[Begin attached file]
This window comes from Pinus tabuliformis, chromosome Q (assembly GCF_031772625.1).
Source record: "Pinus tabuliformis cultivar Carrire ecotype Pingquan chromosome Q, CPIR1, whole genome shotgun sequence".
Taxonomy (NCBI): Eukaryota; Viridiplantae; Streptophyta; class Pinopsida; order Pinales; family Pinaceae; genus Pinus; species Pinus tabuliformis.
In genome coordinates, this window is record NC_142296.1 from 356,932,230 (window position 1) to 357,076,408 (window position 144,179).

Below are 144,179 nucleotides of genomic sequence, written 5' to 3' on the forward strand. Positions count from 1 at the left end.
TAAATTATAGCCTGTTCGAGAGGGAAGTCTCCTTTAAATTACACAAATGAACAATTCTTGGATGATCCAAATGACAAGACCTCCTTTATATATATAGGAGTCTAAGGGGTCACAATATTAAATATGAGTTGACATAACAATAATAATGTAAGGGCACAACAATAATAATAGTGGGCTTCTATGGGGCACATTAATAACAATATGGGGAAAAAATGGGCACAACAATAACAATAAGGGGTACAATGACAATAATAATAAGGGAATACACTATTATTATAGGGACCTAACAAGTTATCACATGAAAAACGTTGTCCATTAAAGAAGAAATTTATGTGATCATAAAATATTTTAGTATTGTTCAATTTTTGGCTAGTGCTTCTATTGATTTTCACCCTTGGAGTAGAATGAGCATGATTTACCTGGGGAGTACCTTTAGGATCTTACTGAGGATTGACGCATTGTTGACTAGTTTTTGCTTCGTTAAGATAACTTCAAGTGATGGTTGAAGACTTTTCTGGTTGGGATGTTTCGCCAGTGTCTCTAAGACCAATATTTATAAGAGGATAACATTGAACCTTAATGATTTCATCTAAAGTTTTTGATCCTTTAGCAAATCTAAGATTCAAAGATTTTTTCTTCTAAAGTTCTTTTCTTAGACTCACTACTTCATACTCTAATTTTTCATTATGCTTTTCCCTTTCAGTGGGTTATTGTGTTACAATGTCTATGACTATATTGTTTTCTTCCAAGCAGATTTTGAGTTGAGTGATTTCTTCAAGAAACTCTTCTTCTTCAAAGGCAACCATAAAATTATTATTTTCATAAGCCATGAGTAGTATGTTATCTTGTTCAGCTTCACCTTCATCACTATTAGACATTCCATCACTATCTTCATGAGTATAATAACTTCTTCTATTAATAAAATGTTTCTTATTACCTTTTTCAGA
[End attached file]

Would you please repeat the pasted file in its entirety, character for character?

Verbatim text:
This window comes from Pinus tabuliformis, chromosome Q (assembly GCF_031772625.1).
Source record: "Pinus tabuliformis cultivar Carrire ecotype Pingquan chromosome Q, CPIR1, whole genome shotgun sequence".
Taxonomy (NCBI): Eukaryota; Viridiplantae; Streptophyta; class Pinopsida; order Pinales; family Pinaceae; genus Pinus; species Pinus tabuliformis.
In genome coordinates, this window is record NC_142296.1 from 356,932,230 (window position 1) to 357,076,408 (window position 144,179).

Below are 144,179 nucleotides of genomic sequence, written 5' to 3' on the forward strand. Positions count from 1 at the left end.
TAAATTATAGCCTGTTCGAGAGGGAAGTCTCCTTTAAATTACACAAATGAACAATTCTTGGATGATCCAAATGACAAGACCTCCTTTATATATATAGGAGTCTAAGGGGTCACAATATTAAATATGAGTTGACATAACAATAATAATGTAAGGGCACAACAATAATAATAGTGGGCTTCTATGGGGCACATTAATAACAATATGGGGAAAAAATGGGCACAACAATAACAATAAGGGGTACAATGACAATAATAATAAGGGAATACACTATTATTATAGGGACCTAACAAGTTATCACATGAAAAACGTTGTCCATTAAAGAAGAAATTTATGTGATCATAAAATATTTTAGTATTGTTCAATTTTTGGCTAGTGCTTCTATTGATTTTCACCCTTGGAGTAGAATGAGCATGATTTACCTGGGGAGTACCTTTAGGATCTTACTGAGGATTGACGCATTGTTGACTAGTTTTTGCTTCGTTAAGATAACTTCAAGTGATGGTTGAAGACTTTTCTGGTTGGGATGTTTCGCCAGTGTCTCTAAGACCAATATTTATAAGAGGATAACATTGAACCTTAATGATTTCATCTAAAGTTTTTGATCCTTTAGCAAATCTAAGATTCAAAGATTTTTTCTTCTAAAGTTCTTTTCTTAGACTCACTACTTCATACTCTAATTTTTCATTATGCTTTTCCCTTTCAGTGGGTTATTGTGTTACAATGTCTATGACTATATTGTTTTCTTCCAAGCAGATTTTGAGTTGAGTGATTTCTTCAAGAAACTCTTCTTCTTCAAAGGCAACCATAAAATTATTATTTTCATAAGCCATGAGTAGTATGTTATCTTGTTCAGCTTCACCTTCATCACTATTAGACATTCCATCACTATCTTCATGAGTATAATAACTTCTTCTATTAATAAAATGTTTCTTATTACCTTTTTCAGA